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I created a low-fantasy world (there is magic, but it cannot really do much) centered around a city-state similiar to medieval/renaissance Venice. On the broken remains of an old empire they became a trade center, got rich and established multiple colonies on islands and even inland along the major continental river.

Greedy remnants of the empire attacked the city-state. Fortunately for the city-state, they discovered gunpowder some years earlier and used it to soundly defeat these attacks despite being greatly outnumbered.

Now comes my question: Fifty years in the future they still are the only ones that have gunpowder and they can be quite certain that they will be the only ones in the future. But why?

In my eyes the recipe for gunpowder is too simple to be kept secret and its components are to common to have a monopoly on them, but maybe I am wrong.

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    $\begingroup$ In the Renaissance, the Most Serene Republic of Venice was not a city-state; besides what is now the Veneto region of Italy, it held considerable territory overseas, the Stato da Màr, usually called the Venetian Empire in English. Venetian possessions included the Istrian peninsula, Dalmatia, Corfu, Crete, and (until 1571) Cyprus. $\endgroup$ – AlexP Jan 12 at 16:56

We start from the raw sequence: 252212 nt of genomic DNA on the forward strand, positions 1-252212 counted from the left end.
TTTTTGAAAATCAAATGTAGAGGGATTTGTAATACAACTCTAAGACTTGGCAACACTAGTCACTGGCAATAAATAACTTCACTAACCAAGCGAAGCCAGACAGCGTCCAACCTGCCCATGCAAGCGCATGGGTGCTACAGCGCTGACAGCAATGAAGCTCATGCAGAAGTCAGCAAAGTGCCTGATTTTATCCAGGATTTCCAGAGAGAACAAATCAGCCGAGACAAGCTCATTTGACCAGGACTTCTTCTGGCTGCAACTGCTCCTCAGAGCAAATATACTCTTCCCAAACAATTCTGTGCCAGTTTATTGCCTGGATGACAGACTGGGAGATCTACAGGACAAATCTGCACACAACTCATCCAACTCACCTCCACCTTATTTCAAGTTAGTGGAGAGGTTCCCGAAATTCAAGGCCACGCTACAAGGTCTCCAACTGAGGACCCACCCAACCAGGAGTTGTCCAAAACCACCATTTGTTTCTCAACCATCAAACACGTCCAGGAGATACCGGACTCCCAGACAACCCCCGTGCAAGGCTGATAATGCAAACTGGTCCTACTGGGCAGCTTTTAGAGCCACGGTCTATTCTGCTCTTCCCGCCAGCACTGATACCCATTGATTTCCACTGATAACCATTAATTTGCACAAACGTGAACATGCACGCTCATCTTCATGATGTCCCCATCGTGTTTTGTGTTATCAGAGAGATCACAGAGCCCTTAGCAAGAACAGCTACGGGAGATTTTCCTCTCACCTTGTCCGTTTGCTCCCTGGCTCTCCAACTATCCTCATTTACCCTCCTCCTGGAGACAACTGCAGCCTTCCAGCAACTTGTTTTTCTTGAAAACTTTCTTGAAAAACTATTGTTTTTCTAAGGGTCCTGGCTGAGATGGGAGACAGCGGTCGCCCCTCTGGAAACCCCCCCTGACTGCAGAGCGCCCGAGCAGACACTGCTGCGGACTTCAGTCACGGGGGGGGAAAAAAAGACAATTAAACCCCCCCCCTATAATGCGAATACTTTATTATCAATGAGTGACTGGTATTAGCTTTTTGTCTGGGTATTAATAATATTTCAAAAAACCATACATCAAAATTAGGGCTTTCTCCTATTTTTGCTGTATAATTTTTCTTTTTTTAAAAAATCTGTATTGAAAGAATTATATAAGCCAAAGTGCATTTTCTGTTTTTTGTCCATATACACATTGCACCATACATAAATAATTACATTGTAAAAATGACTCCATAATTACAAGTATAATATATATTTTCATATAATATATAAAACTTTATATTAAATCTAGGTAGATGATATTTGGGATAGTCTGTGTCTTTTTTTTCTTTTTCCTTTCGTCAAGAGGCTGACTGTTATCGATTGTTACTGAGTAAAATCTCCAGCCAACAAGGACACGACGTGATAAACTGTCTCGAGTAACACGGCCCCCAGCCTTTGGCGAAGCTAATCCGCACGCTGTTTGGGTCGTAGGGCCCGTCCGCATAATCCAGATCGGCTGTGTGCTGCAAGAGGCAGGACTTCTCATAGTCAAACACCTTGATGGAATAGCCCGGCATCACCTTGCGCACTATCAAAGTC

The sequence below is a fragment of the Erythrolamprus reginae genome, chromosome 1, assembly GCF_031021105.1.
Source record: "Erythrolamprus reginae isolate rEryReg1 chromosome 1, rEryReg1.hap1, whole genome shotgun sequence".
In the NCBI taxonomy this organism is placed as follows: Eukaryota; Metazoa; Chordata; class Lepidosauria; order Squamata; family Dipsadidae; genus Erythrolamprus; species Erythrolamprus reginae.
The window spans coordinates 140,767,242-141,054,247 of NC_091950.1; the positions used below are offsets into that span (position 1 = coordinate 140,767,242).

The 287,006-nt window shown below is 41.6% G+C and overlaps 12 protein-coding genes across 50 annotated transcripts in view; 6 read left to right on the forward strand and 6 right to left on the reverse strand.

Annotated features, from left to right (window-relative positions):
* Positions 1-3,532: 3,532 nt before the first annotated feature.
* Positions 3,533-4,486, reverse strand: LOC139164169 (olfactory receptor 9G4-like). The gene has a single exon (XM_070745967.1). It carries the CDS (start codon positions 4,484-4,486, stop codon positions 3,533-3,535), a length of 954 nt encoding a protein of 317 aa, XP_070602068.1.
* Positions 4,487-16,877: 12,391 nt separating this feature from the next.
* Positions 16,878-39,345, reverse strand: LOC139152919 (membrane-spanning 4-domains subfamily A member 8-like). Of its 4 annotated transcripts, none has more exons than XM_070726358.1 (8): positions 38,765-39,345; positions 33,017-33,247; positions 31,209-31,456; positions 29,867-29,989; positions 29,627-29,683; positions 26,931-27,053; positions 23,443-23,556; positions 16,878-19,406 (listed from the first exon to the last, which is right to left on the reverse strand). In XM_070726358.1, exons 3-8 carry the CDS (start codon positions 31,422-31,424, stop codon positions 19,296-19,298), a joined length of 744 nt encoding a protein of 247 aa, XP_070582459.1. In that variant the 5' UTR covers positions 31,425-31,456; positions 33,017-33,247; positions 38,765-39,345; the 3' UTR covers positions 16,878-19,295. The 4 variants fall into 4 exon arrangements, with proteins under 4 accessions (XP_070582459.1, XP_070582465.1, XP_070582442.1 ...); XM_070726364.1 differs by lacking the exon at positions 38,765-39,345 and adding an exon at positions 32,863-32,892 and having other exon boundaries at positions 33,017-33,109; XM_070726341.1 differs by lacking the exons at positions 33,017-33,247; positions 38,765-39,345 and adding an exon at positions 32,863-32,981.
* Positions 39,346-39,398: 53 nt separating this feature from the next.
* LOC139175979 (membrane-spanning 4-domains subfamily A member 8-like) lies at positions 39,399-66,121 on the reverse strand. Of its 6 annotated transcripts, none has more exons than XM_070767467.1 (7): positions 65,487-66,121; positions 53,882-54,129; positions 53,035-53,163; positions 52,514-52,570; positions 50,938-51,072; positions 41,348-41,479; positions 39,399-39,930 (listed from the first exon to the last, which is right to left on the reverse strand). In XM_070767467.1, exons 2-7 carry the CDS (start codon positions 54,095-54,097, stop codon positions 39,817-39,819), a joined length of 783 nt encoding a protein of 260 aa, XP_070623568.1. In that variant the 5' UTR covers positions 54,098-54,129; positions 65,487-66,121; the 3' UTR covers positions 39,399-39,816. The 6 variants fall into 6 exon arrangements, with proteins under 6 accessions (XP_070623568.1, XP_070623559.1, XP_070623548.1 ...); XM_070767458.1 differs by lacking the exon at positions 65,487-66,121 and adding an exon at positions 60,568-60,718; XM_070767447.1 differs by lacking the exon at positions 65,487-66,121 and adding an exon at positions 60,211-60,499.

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    $\begingroup$ This is pretty much the plot of the Engineer trilogy by K J Parker (except that the deadly missile weapons don’t actually use gunpowder). I’d suggest reading those books. goodreads.com/series/41528-engineer-trilogy $\endgroup$ – Mike Scott Jan 12 at 21:10
  • $\begingroup$ @MikeScott yeah, that was exactly the book I was thinking about when I wrote my answer. $\endgroup$ – Morris The Cat Jan 12 at 21:28
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They have a monopoly on the recipe

Yes, it's as simple as that. And, to illustrate my point, I'll point to something that Venice did have a monopoly on the recipe - glass. Glass was a legendary secret in the Middle Ages, and while the glass making secret wasn't only restricted to Venice, Venice had a unique recipe which refined the glass far better than anyone else could and this led to a unique product called Murano Glass, or simply Venetian Glass.

A crude and basically useless version of the gunpowder recipe can be known to the general public, but it's 100% historically viable that the unique recipe is kept secret within a single family of gunpowder chemists.